By Bruce Poliquin
Maine State Treasurer
Ten short years ago little was discussed about our accumulating public debt. The media wasn’t interested in government’s addiction to spending money it doesn’t have. Many years of this financial recklessness by career politicians has caught up with America.
During each of the last four years alone, Washington has spent roughly $1.5 trillion more than collected from us in federal taxes. Today, our national economy is suffocating under a growing $16 trillion mountain of debt. The annual interest paid by taxpayers on this and other public liabilities has reached $450 billion, 13% of all federal government expenditures. As interest rates rise, these mandatory payments will likely surge, further crowding out our nation’s ability to fund core services like national defense.
As a result, 23 million of our fellow citizens can’t find jobs or are underemployed. Companies are scared to expand and hire more workers because, in part, they fear rising taxes to pay for this monster debt.
On the bright side, the political debate these days swirls around America’s fiscal crisis. That’s the first step to fixing the mess – realizing that you have it.
Here in Maine, we’re getting it right and leading by example. During the past two years, the new leaders in state government have started to reverse 35 years of ever bigger and more expensive government. We understand that living within our means, paying off debt, reducing taxes, simplifying business regulations, and pushing down energy and health insurance costs will attract business investment and jobs. The expanding economy will generate more tax revenues to fund road and bridge repair and to help educate our kids.
The graph below shows Maine state government turning a fiscal corner. The previous Administration grew our tax-supported public debt by 85%. In two years, this Administration has shrunk it by 19%, assuming no new borrowing during the current fiscal year. Entrepreneurs are taking notice that Maine is finally putting its fiscal house in order, budgeting for expenditures instead of borrowing to spend.
Our huge and expensive Medicaid program (MaineCare) has swamped our state budget for years. The last Administration poured hundreds of millions of federal “stimulus” dollars into this health care program for the disadvantaged, making it even more unaffordable when the funds dried up. Today, our Medicaid program enrolls approximately 27% of our entire state population. The benefits are generous relative to those offered by other states, and it’s easy to qualify for enrollment.
This next graph illustrates the dramatic 77% increase in Medicaid enrollment during the previous Administration. During the past two years, this Administration and legislature has decreased enrollment by 13%, assuming receipt of a federal waiver to further reform the program. Soon, we hope, by not trying to be everything to everybody, badly needed health care services will be available to our truly needy disabled fellow Mainers on waiting lists.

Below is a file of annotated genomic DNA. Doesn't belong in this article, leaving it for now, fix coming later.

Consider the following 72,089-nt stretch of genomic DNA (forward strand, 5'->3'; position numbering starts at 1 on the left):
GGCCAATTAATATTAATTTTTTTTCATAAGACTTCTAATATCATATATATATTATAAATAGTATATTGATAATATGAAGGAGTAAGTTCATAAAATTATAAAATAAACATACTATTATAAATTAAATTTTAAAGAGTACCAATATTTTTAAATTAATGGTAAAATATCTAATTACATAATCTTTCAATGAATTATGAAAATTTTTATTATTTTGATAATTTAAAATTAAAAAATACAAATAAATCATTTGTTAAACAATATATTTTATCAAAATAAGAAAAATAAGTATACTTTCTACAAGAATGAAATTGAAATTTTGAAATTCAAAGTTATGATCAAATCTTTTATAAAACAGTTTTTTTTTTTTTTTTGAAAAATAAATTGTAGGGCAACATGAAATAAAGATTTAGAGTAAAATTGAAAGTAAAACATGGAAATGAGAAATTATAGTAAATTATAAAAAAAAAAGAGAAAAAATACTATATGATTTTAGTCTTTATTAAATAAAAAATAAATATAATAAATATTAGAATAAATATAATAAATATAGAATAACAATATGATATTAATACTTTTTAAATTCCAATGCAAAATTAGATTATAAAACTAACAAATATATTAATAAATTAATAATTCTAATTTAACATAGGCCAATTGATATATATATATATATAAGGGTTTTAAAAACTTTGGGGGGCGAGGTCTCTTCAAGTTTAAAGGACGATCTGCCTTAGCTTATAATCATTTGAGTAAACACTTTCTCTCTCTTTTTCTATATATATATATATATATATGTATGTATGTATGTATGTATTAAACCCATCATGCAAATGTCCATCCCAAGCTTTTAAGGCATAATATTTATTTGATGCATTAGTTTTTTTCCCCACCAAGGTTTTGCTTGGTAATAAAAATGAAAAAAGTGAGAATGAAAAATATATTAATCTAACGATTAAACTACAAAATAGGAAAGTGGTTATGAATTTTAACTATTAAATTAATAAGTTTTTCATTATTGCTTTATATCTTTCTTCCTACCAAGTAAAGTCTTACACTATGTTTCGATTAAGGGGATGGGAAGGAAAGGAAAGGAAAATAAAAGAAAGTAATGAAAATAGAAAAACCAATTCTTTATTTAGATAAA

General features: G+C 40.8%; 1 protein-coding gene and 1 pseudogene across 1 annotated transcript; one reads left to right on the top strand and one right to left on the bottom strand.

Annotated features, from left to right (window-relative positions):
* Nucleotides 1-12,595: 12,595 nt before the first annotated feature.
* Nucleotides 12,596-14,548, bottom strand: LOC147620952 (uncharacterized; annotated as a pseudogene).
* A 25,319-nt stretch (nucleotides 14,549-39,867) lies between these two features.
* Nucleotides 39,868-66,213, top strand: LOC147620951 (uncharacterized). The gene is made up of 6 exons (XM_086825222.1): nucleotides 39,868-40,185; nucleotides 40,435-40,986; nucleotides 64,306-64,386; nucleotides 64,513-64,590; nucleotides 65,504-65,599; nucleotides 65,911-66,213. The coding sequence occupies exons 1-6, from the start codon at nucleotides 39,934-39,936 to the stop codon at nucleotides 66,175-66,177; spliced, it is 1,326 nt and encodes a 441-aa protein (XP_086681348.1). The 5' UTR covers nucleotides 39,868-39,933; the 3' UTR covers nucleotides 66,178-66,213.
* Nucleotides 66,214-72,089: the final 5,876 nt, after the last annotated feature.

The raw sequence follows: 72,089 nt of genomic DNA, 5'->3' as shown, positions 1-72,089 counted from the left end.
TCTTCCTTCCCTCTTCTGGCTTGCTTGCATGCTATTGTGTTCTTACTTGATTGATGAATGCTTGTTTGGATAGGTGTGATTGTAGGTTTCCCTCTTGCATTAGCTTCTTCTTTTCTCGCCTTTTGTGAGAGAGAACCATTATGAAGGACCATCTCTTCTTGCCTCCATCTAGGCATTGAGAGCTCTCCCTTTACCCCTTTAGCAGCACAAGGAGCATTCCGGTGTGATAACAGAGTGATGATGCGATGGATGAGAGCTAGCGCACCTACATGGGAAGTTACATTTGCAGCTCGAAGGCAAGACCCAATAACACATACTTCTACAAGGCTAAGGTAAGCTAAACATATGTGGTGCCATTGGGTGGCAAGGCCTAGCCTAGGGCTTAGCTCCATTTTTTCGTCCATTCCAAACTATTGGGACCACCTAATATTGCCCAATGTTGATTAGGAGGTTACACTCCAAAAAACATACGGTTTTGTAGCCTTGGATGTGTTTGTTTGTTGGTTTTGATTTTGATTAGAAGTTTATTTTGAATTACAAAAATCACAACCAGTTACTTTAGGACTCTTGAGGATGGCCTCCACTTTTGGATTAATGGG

For two decades, soaring health insurance premiums in Maine have drained family budgets. These high costs have also stifled small business growth, resulting in fewer jobs being created.
Last year, the Maine legislature enacted a new law that is beginning to attract competition to our health insurance market. For many, premiums have already started to drop. The new law is being phased in over the next two years to conform to the new federal health care law. Finally, we Mainers will soon be able to shop for our health insurance across state lines.
For those purchasing individual policies, the graph below shows the average premium increases since 1992 when they have occurred. The small 2012 increase of 1.7% compares with the average 12.8% rise since 1992. It’s expected that more and more Maine families and small businesses will experience lower premiums as a greater number of insurance companies compete for our business with new products. This trend will keep more money in the pockets of our struggling families, and help small businesses expand and hire more fellow Mainers.
Two years ago, Maine started down a new path of putting in place the building blocks of a healthier economy and more jobs. Maine state government is paying off debt, borrowing less, spending less, taxing less, and regulating less. In other states and other countries, these steps have attracted entrepreneurs who create jobs, resulting in more prosperity and freedom and better lives for all. Let’s stay the course.